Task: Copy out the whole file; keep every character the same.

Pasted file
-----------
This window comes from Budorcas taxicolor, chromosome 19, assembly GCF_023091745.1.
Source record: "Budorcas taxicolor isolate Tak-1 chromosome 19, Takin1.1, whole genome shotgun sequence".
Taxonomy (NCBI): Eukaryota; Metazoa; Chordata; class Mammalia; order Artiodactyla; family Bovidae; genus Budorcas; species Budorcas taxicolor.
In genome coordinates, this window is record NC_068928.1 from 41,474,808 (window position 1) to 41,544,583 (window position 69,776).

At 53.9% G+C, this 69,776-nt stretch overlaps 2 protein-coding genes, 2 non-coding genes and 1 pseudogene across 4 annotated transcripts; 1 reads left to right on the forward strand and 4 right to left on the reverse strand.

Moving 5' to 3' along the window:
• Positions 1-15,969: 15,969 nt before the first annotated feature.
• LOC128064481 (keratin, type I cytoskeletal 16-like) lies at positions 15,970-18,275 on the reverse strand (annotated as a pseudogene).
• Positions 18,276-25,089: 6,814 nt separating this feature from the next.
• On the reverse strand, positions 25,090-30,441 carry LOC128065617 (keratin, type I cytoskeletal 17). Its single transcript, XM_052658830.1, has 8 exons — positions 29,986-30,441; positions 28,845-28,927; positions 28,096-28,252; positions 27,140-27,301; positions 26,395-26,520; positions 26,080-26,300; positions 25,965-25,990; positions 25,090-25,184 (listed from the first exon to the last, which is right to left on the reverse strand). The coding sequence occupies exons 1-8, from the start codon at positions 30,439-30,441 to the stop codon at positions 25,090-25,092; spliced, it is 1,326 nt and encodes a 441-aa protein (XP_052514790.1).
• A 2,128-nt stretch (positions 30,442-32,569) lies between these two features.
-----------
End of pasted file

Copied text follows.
This window comes from Budorcas taxicolor, chromosome 19, assembly GCF_023091745.1.
Source record: "Budorcas taxicolor isolate Tak-1 chromosome 19, Takin1.1, whole genome shotgun sequence".
Taxonomy (NCBI): Eukaryota; Metazoa; Chordata; class Mammalia; order Artiodactyla; family Bovidae; genus Budorcas; species Budorcas taxicolor.
In genome coordinates, this window is record NC_068928.1 from 41,474,808 (window position 1) to 41,544,583 (window position 69,776).

At 53.9% G+C, this 69,776-nt stretch overlaps 2 protein-coding genes, 2 non-coding genes and 1 pseudogene across 4 annotated transcripts; 1 reads left to right on the forward strand and 4 right to left on the reverse strand.

Moving 5' to 3' along the window:
• Positions 1-15,969: 15,969 nt before the first annotated feature.
• LOC128064481 (keratin, type I cytoskeletal 16-like) lies at positions 15,970-18,275 on the reverse strand (annotated as a pseudogene).
• Positions 18,276-25,089: 6,814 nt separating this feature from the next.
• On the reverse strand, positions 25,090-30,441 carry LOC128065617 (keratin, type I cytoskeletal 17). Its single transcript, XM_052658830.1, has 8 exons — positions 29,986-30,441; positions 28,845-28,927; positions 28,096-28,252; positions 27,140-27,301; positions 26,395-26,520; positions 26,080-26,300; positions 25,965-25,990; positions 25,090-25,184 (listed from the first exon to the last, which is right to left on the reverse strand). The coding sequence occupies exons 1-8, from the start codon at positions 30,439-30,441 to the stop codon at positions 25,090-25,092; spliced, it is 1,326 nt and encodes a 441-aa protein (XP_052514790.1).
• A 2,128-nt stretch (positions 30,442-32,569) lies between these two features.